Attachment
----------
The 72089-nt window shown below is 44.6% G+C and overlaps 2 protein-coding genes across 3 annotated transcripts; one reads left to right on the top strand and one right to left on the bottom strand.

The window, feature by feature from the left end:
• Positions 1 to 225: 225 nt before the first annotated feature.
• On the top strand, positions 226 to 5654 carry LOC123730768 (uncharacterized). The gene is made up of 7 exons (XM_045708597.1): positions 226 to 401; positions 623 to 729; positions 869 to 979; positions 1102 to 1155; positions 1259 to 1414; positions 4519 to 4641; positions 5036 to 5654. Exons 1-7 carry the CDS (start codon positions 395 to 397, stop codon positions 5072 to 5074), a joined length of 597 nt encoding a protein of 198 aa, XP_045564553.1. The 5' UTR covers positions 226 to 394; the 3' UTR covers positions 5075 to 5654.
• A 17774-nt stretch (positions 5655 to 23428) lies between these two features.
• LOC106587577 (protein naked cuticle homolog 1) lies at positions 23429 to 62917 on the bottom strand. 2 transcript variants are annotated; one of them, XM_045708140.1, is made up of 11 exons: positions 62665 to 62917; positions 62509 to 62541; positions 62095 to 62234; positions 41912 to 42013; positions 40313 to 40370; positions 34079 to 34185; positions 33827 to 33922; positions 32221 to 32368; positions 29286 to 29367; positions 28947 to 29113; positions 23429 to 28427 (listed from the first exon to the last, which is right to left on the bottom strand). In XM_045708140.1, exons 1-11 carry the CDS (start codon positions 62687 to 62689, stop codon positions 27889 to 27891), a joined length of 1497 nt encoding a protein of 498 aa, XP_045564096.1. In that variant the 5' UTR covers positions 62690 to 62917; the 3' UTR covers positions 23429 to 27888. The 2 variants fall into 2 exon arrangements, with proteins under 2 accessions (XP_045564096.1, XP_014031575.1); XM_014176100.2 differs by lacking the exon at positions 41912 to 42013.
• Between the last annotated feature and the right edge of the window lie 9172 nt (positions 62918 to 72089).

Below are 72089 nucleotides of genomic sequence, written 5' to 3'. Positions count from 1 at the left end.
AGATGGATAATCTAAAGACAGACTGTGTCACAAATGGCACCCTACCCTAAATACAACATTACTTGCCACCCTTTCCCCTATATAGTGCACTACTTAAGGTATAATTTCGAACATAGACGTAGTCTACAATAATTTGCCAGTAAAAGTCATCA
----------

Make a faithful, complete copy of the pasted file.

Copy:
The 72089-nt window shown below is 44.6% G+C and overlaps 2 protein-coding genes across 3 annotated transcripts; one reads left to right on the top strand and one right to left on the bottom strand.

The window, feature by feature from the left end:
• Positions 1 to 225: 225 nt before the first annotated feature.
• On the top strand, positions 226 to 5654 carry LOC123730768 (uncharacterized). The gene is made up of 7 exons (XM_045708597.1): positions 226 to 401; positions 623 to 729; positions 869 to 979; positions 1102 to 1155; positions 1259 to 1414; positions 4519 to 4641; positions 5036 to 5654. Exons 1-7 carry the CDS (start codon positions 395 to 397, stop codon positions 5072 to 5074), a joined length of 597 nt encoding a protein of 198 aa, XP_045564553.1. The 5' UTR covers positions 226 to 394; the 3' UTR covers positions 5075 to 5654.
• A 17774-nt stretch (positions 5655 to 23428) lies between these two features.
• LOC106587577 (protein naked cuticle homolog 1) lies at positions 23429 to 62917 on the bottom strand. 2 transcript variants are annotated; one of them, XM_045708140.1, is made up of 11 exons: positions 62665 to 62917; positions 62509 to 62541; positions 62095 to 62234; positions 41912 to 42013; positions 40313 to 40370; positions 34079 to 34185; positions 33827 to 33922; positions 32221 to 32368; positions 29286 to 29367; positions 28947 to 29113; positions 23429 to 28427 (listed from the first exon to the last, which is right to left on the bottom strand). In XM_045708140.1, exons 1-11 carry the CDS (start codon positions 62687 to 62689, stop codon positions 27889 to 27891), a joined length of 1497 nt encoding a protein of 498 aa, XP_045564096.1. In that variant the 5' UTR covers positions 62690 to 62917; the 3' UTR covers positions 23429 to 27888. The 2 variants fall into 2 exon arrangements, with proteins under 2 accessions (XP_045564096.1, XP_014031575.1); XM_014176100.2 differs by lacking the exon at positions 41912 to 42013.
• Between the last annotated feature and the right edge of the window lie 9172 nt (positions 62918 to 72089).

Below are 72089 nucleotides of genomic sequence, written 5' to 3'. Positions count from 1 at the left end.
AGATGGATAATCTAAAGACAGACTGTGTCACAAATGGCACCCTACCCTAAATACAACATTACTTGCCACCCTTTCCCCTATATAGTGCACTACTTAAGGTATAATTTCGAACATAGACGTAGTCTACAATAATTTGCCAGTAAAAGTCATCA